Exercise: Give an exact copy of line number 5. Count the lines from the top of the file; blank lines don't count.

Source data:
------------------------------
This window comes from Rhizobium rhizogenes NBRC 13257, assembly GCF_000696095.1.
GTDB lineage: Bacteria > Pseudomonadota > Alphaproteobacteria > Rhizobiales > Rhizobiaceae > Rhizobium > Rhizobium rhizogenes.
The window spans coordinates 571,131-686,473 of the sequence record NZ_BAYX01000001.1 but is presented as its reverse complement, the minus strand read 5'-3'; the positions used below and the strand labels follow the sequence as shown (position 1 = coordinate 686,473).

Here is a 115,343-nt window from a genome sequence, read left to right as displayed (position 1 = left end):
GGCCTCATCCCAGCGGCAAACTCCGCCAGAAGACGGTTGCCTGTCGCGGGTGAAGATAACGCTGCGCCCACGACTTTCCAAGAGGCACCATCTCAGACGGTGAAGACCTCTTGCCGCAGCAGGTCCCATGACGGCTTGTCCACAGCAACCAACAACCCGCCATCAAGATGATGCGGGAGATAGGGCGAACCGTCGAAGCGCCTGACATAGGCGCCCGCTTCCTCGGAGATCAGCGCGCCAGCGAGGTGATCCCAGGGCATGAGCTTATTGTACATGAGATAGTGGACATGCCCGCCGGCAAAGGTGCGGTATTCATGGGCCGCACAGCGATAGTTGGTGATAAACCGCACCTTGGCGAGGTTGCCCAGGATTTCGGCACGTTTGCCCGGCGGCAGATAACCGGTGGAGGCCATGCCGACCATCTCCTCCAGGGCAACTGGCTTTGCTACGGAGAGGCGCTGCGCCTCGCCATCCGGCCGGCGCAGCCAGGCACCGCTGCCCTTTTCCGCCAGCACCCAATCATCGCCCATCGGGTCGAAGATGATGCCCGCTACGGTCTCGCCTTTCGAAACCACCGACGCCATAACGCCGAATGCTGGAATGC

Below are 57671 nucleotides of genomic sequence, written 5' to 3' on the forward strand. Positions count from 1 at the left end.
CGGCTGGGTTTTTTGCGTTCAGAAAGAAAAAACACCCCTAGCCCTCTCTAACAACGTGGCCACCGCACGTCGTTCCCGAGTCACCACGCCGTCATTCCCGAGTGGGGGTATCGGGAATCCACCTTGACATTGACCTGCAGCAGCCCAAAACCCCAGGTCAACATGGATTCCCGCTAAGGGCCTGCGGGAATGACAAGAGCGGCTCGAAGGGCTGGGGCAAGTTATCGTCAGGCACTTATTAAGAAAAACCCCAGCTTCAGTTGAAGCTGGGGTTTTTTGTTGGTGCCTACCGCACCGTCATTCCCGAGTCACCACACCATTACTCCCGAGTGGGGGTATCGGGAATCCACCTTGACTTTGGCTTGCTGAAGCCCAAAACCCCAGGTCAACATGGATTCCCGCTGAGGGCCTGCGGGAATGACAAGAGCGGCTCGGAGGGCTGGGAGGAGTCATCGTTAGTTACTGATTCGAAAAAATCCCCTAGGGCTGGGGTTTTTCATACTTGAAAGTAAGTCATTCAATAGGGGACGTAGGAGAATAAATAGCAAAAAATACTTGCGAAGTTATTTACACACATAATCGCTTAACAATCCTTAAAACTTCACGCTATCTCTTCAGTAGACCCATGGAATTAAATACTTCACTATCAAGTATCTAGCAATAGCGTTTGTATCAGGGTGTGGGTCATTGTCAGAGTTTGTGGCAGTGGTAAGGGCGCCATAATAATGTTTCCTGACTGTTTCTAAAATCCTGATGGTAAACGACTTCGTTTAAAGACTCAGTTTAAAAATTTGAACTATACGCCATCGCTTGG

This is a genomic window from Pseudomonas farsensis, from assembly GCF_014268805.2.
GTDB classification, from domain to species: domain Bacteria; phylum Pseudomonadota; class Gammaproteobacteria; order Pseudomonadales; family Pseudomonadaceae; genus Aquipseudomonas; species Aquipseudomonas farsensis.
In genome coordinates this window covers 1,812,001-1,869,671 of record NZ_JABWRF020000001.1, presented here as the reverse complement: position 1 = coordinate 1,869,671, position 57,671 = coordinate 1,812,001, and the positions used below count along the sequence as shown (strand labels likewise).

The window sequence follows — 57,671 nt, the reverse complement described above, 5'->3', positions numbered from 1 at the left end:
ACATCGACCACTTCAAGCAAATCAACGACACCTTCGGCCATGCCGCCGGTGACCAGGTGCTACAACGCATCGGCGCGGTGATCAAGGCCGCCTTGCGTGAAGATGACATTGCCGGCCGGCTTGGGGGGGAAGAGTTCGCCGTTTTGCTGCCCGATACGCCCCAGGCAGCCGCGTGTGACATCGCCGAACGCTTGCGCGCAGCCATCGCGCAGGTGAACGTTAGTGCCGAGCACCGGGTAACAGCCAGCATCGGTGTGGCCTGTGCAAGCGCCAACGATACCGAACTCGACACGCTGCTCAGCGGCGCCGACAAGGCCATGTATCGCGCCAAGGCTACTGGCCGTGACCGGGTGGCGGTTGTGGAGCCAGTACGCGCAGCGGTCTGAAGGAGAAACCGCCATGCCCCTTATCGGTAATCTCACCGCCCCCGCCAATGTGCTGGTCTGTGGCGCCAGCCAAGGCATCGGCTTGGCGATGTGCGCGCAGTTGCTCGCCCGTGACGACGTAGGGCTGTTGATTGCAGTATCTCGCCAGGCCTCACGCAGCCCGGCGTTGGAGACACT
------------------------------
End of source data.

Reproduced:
GGCCTCATCCCAGCGGCAAACTCCGCCAGAAGACGGTTGCCTGTCGCGGGTGAAGATAACGCTGCGCCCACGACTTTCCAAGAGGCACCATCTCAGACGGTGAAGACCTCTTGCCGCAGCAGGTCCCATGACGGCTTGTCCACAGCAACCAACAACCCGCCATCAAGATGATGCGGGAGATAGGGCGAACCGTCGAAGCGCCTGACATAGGCGCCCGCTTCCTCGGAGATCAGCGCGCCAGCGAGGTGATCCCAGGGCATGAGCTTATTGTACATGAGATAGTGGACATGCCCGCCGGCAAAGGTGCGGTATTCATGGGCCGCACAGCGATAGTTGGTGATAAACCGCACCTTGGCGAGGTTGCCCAGGATTTCGGCACGTTTGCCCGGCGGCAGATAACCGGTGGAGGCCATGCCGACCATCTCCTCCAGGGCAACTGGCTTTGCTACGGAGAGGCGCTGCGCCTCGCCATCCGGCCGGCGCAGCCAGGCACCGCTGCCCTTTTCCGCCAGCACCCAATCATCGCCCATCGGGTCGAAGATGATGCCCGCTACGGTCTCGCCTTTCGAAACCACCGACGCCATAACGCCGAATGCTGGAATGC